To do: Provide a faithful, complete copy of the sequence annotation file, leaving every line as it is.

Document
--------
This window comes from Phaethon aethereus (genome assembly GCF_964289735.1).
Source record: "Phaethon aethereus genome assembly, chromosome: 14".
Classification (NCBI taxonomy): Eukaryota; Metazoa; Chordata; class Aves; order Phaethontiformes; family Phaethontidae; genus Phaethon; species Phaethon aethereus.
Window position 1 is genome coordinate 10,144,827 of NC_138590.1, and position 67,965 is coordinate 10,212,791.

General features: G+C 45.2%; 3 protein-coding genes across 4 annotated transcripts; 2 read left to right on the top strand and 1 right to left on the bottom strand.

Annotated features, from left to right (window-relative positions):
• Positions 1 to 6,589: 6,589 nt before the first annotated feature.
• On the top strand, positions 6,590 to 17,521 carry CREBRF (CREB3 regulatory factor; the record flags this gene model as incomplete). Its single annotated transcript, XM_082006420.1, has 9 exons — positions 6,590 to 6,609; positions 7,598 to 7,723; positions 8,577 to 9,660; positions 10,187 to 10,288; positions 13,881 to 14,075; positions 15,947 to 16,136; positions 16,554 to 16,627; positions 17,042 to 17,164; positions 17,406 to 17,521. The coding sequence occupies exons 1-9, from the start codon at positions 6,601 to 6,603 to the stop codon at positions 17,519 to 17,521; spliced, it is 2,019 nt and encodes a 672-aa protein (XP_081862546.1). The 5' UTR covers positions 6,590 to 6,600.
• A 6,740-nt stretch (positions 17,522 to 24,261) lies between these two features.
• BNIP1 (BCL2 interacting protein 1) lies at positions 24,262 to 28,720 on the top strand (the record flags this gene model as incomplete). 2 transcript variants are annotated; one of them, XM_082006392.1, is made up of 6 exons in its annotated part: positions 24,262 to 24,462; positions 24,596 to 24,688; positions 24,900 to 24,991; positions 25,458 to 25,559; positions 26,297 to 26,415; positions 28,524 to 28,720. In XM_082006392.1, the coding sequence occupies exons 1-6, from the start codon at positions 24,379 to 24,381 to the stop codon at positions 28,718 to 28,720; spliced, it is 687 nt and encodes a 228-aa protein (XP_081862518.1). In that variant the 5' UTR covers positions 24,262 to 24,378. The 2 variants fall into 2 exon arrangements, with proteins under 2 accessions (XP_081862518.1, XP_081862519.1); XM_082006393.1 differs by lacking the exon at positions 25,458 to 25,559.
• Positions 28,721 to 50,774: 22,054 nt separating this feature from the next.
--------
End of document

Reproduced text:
This window comes from Phaethon aethereus (genome assembly GCF_964289735.1).
Source record: "Phaethon aethereus genome assembly, chromosome: 14".
Classification (NCBI taxonomy): Eukaryota; Metazoa; Chordata; class Aves; order Phaethontiformes; family Phaethontidae; genus Phaethon; species Phaethon aethereus.
Window position 1 is genome coordinate 10,144,827 of NC_138590.1, and position 67,965 is coordinate 10,212,791.

General features: G+C 45.2%; 3 protein-coding genes across 4 annotated transcripts; 2 read left to right on the top strand and 1 right to left on the bottom strand.

Annotated features, from left to right (window-relative positions):
• Positions 1 to 6,589: 6,589 nt before the first annotated feature.
• On the top strand, positions 6,590 to 17,521 carry CREBRF (CREB3 regulatory factor; the record flags this gene model as incomplete). Its single annotated transcript, XM_082006420.1, has 9 exons — positions 6,590 to 6,609; positions 7,598 to 7,723; positions 8,577 to 9,660; positions 10,187 to 10,288; positions 13,881 to 14,075; positions 15,947 to 16,136; positions 16,554 to 16,627; positions 17,042 to 17,164; positions 17,406 to 17,521. The coding sequence occupies exons 1-9, from the start codon at positions 6,601 to 6,603 to the stop codon at positions 17,519 to 17,521; spliced, it is 2,019 nt and encodes a 672-aa protein (XP_081862546.1). The 5' UTR covers positions 6,590 to 6,600.
• A 6,740-nt stretch (positions 17,522 to 24,261) lies between these two features.
• BNIP1 (BCL2 interacting protein 1) lies at positions 24,262 to 28,720 on the top strand (the record flags this gene model as incomplete). 2 transcript variants are annotated; one of them, XM_082006392.1, is made up of 6 exons in its annotated part: positions 24,262 to 24,462; positions 24,596 to 24,688; positions 24,900 to 24,991; positions 25,458 to 25,559; positions 26,297 to 26,415; positions 28,524 to 28,720. In XM_082006392.1, the coding sequence occupies exons 1-6, from the start codon at positions 24,379 to 24,381 to the stop codon at positions 28,718 to 28,720; spliced, it is 687 nt and encodes a 228-aa protein (XP_081862518.1). In that variant the 5' UTR covers positions 24,262 to 24,378. The 2 variants fall into 2 exon arrangements, with proteins under 2 accessions (XP_081862518.1, XP_081862519.1); XM_082006393.1 differs by lacking the exon at positions 25,458 to 25,559.
• Positions 28,721 to 50,774: 22,054 nt separating this feature from the next.